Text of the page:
New York’s medical malpractice statute of limitations is designed to protect the medical profession from having to take responsibility for the most grievous of medical malpractice errors. However, because New York is one of six states that does not have a “date of discovery” statute that starts the statue of limitations period from the date malpractice is discovered, many patients who are victim of misdiagnosis or failed diagnosis are at a disadvantage.
Consider the situation of Lavern Wilkinson, one of medical malpractice’s latest victims. She died in March because her doctors neither noticed nor treated her treatable lung cancer, leaving her dependent, mentally-challenged teenage daughter without a mother. Lavern went to Kings County Hospital two years ago because of a bad cough. Although lung x-rays were taken, hospital doctors did not inform Lavern about a malignant lung mass that could have been removed with surgery. After two years, Lavern’s breathing worsened, and she ultimately returned to the hospital for treatment. Doctors eventually discovered the mass, and said the hospital should have diagnosed the mass and informed her about her condition when it had initially occurred two years. The doctors added that due to the delay of diagnosis and subsequent lack of treatment, her life expectancy was now between 6-12 months.
Under New York’s current medical malpractice statute of limitations provision, Lavern was unable to sue the hospital for medical malpractice because her time to file began during her initial visit to the hospital—which resulted in the failed diagnosis. This is true even though she had no idea that the doctors had failed to diagnose her cancer. So her right to sue was denied even before she had any idea that she was a victim of malpractice. Because of this, she was not able to sue for her injuries and her daughter could not recover anything for the death of her mother.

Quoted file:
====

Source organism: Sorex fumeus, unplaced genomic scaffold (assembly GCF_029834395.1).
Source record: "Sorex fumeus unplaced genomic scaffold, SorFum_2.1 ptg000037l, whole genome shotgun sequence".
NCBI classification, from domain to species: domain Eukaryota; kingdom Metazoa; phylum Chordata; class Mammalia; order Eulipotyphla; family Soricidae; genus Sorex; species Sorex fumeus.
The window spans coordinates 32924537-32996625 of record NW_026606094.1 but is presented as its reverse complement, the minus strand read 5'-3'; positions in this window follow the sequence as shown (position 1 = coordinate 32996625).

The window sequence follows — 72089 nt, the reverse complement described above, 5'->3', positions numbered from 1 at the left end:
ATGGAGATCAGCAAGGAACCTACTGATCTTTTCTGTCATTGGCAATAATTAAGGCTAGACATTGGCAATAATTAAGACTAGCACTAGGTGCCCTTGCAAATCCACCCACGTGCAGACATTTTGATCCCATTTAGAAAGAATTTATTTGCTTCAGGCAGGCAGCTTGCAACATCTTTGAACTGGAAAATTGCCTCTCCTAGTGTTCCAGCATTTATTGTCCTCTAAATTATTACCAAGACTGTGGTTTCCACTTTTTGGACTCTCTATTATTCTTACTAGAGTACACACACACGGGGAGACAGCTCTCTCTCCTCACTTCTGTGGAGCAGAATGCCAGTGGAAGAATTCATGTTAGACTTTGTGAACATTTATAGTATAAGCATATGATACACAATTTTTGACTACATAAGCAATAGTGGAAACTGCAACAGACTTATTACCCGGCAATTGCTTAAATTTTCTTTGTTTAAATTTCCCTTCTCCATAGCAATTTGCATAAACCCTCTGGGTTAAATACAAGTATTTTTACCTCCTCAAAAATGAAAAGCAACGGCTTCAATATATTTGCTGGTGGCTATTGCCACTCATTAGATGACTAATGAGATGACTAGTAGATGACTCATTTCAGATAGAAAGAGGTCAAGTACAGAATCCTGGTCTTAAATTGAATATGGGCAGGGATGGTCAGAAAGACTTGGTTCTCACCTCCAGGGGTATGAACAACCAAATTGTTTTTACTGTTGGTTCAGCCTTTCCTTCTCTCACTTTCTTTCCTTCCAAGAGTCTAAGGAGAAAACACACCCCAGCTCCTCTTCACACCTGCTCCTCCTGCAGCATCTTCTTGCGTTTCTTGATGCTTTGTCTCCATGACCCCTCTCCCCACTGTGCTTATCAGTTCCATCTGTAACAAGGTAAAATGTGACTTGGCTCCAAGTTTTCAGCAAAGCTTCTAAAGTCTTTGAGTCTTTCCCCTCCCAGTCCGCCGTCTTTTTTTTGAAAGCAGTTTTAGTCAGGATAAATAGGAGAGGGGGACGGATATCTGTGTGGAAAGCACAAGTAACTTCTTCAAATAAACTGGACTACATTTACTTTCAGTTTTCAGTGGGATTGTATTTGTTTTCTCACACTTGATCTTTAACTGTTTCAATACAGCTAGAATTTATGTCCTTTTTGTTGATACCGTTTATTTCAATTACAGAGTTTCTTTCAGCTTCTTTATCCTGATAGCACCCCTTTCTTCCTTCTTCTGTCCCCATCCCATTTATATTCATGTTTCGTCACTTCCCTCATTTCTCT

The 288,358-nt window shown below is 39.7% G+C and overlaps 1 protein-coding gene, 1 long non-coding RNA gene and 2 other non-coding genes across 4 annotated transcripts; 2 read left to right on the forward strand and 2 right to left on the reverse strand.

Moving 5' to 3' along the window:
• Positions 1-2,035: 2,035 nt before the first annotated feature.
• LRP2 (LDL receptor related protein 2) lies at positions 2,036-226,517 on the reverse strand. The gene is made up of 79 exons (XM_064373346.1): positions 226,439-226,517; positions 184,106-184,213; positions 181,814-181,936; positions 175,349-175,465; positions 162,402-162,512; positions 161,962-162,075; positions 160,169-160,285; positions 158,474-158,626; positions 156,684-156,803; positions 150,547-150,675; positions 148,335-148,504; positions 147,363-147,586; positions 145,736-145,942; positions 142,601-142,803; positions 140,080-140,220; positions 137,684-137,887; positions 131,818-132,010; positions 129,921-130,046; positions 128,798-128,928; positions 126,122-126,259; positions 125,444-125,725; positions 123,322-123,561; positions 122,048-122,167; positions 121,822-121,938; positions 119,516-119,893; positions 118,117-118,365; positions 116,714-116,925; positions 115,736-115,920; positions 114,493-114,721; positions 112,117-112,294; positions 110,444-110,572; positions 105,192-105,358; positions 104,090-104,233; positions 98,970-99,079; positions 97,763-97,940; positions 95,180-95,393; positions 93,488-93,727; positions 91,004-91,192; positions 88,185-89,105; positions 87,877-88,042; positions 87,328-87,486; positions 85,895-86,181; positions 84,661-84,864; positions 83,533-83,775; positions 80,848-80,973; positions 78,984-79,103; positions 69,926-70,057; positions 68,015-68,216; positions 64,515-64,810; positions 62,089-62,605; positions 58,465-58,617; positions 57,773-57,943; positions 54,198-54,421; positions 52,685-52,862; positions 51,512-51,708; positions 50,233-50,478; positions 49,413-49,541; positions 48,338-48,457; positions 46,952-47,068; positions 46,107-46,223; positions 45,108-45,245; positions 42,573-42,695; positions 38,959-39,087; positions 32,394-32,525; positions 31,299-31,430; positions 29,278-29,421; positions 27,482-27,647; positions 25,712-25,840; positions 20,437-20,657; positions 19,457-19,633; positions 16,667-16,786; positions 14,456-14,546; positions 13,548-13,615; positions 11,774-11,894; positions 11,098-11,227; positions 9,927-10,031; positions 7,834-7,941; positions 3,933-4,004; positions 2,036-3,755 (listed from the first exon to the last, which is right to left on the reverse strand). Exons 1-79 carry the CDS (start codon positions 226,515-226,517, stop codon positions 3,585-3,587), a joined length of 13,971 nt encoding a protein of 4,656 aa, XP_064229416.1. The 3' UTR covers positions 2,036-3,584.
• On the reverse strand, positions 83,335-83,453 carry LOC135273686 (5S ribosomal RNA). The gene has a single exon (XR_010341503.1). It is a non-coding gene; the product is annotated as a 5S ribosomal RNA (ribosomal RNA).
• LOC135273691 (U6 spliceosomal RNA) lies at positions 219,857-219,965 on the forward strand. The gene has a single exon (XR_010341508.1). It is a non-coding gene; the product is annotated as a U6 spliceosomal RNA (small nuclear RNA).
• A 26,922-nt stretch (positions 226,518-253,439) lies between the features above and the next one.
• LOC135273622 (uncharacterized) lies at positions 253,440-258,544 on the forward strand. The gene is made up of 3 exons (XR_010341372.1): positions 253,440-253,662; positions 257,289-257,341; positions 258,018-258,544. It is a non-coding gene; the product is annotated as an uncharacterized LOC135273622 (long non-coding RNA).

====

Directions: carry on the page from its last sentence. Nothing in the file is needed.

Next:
According to New York’s medical malpractice statute of limitations, a patient can file a lawsuit or claim for medical malpractice no more than two and a half years from the time the malpractice occurs, or from the last date of continuing treatment related to the malpractice incident. However, if failure to diagnose or misdiagnosis occurs, a medical malpractice victim may not be eligible to take his or her case to court because the medical malpractice statute of limitations could expire by the time medical negligence is discovered.
Lavern’s story prompted “Lavern’s Law,” a proposed amendment to New York’s medical malpractice statute of limitations that would start a person’s time to sue when she knew or should know of the malpractice. This proposed law was recently not passed by state representatives in Albany. This law would have expanded New York’s medical malpractice statute of limitations, and would have allowed medical malpractice victims such as Lavern the ability to sue in cases of misdiagnosis or failure to diagnose. Lavern’s Law would have started the statute of limitation clock from the time Lavern discovered that medical malpractice had occurred.
If you—or someone you know—is a victim of medical malpractice, it is important to act quickly in order to meet New York’s medical malpractice statute of limitations. Ronemus and Vilensky’s experienced New York medical malpractice attorneys can help inform you of your legal actions and options before your time to file a claim or lawsuit runs out. Contact us today for a free consultation.